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Nonlinearity, fuzziness and incommensurability in indicator-based assessments of vulnerability to climate change: A new mathematical framework

El-Zein, Abbas, Tonmoy, Fahim N
Ecological indicators 2017 v.82 pp. 82-93
climate, climate change, decision making, heat, models, mortality, risk assessment, temperature, uncertainty, utility functions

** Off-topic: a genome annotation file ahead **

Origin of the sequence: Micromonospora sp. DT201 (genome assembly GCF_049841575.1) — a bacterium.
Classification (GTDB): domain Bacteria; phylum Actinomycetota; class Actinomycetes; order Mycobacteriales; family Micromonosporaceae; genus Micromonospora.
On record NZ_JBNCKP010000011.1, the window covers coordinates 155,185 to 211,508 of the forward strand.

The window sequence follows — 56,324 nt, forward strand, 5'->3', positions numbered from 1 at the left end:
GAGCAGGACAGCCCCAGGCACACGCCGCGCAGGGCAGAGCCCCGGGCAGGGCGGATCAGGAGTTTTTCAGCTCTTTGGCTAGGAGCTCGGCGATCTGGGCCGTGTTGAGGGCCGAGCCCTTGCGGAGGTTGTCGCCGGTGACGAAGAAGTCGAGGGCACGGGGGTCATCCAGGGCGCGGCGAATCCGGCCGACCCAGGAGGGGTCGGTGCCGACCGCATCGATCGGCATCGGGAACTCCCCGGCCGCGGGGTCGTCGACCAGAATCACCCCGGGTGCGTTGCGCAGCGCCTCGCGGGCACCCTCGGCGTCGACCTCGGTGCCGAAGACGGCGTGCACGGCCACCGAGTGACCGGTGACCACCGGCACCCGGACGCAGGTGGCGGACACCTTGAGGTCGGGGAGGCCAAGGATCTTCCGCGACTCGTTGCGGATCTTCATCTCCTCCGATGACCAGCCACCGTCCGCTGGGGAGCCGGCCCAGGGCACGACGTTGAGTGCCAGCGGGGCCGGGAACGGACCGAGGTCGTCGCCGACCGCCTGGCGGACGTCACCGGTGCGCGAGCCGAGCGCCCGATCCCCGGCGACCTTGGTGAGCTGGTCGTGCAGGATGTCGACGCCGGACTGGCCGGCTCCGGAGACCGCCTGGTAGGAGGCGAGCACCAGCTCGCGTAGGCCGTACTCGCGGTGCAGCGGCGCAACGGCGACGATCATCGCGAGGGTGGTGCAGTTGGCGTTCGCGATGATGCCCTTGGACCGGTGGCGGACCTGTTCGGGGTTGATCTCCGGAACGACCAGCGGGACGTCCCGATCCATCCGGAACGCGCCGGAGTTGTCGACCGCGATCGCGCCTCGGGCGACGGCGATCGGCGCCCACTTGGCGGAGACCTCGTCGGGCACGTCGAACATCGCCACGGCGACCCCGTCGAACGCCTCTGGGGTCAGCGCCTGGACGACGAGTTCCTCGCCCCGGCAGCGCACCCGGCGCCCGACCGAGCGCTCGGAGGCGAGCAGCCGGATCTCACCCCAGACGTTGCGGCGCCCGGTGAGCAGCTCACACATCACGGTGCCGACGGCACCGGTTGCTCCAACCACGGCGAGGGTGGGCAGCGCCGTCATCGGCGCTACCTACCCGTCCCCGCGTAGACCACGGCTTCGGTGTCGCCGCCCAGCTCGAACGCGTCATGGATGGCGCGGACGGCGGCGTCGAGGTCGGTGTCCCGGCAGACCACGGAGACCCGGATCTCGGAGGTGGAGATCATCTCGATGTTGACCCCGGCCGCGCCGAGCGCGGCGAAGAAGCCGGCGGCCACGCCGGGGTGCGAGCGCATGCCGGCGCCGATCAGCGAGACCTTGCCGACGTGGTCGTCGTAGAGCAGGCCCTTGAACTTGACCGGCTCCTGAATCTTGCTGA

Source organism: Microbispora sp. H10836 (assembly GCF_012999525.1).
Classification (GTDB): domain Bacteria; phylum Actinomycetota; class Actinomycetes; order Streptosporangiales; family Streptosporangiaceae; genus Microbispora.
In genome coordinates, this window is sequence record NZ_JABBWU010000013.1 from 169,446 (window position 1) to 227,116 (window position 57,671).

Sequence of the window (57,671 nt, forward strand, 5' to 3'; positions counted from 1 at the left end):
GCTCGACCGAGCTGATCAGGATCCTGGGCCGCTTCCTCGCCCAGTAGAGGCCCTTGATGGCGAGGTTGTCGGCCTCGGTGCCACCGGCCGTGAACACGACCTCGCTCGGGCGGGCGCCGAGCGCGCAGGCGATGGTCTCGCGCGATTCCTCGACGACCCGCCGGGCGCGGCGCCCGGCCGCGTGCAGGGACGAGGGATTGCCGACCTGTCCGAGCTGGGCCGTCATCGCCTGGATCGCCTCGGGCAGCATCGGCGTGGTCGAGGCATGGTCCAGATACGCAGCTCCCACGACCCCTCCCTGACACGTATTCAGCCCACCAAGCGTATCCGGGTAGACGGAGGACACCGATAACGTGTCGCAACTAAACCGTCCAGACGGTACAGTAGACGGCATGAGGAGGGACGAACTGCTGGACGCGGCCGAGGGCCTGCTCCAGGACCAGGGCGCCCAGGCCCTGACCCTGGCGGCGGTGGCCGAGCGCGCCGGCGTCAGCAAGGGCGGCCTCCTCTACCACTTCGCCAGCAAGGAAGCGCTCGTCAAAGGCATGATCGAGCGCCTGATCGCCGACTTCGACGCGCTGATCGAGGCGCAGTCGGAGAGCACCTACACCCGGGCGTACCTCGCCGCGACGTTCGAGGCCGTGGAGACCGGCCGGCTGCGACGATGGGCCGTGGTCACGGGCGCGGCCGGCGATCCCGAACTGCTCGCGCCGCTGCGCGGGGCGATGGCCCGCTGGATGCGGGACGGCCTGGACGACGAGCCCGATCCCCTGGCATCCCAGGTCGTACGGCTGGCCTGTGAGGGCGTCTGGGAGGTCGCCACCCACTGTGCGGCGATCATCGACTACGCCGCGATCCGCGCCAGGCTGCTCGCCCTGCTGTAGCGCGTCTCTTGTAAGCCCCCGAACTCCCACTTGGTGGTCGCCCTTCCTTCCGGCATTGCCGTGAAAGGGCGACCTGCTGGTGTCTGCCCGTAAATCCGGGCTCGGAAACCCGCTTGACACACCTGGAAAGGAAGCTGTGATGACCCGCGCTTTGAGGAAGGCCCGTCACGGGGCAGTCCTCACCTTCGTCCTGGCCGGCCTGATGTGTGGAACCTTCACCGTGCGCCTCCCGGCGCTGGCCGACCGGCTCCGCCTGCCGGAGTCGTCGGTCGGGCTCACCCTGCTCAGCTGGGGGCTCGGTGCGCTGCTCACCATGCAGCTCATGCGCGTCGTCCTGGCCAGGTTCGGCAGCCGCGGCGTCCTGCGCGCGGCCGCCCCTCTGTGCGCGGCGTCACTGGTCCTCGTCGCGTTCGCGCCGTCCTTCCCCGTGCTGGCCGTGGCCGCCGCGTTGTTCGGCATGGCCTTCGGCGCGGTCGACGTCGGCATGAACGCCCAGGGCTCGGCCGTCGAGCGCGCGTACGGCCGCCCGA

The earth’s climate system is highly nonlinear and the vulnerability of a community to a climate hazard is no exception. While this fact is widely accepted, indicator-based vulnerability assessments (IBVA) hardly ever take such nonlinearities into account. This is mainly due to the fact that the majority of assessment studies use methods based on Multiple Attribute Utility Theory (MAUT) (e.g. simple additive weight or multiplicative aggregation) to aggregate indicators. These methods convert all indicators into a global utility function and produce only a linear, threshold-free scaling of the effects of an indicator on vulnerability. In a previous paper, we showed that outranking procedures developed in decision-making science offer a more theoretically-sound approach to aggregation because they allow the analyst to incorporate the incommensurability, fuzziness and uncertainty associated with indicators. In this paper, we develop a new mathematical framework for vulnerability in order to clearly identify various sources of nonlinearity and incommensurability in vulnerability assessments. We then propose a new outranking formulation which can accommodate both and can be used to conduct assessments at different scales. We do so by introducing the concept of harm criterion as a mediator between an indicator and the vulnerability it represents. The new assessment approach can aggregate a mix of indicators with various degrees of subjectivity and non-linearity, without converting them into a single utility function and without requiring them to be mutually compensating.We illustrate the proposed approach by applying it to a simplified model of urban vulnerability to heat, focusing on the non-linear relationship between mortality and temperature above a ‘comfort temperature’, long evidenced in the epidemiological literature. We compare vulnerability rankings yielded by linear and non-linear characterizations of the relationship between temperature and mortality and find that the incorporation of non-linearity can have a significant impact on the rankings.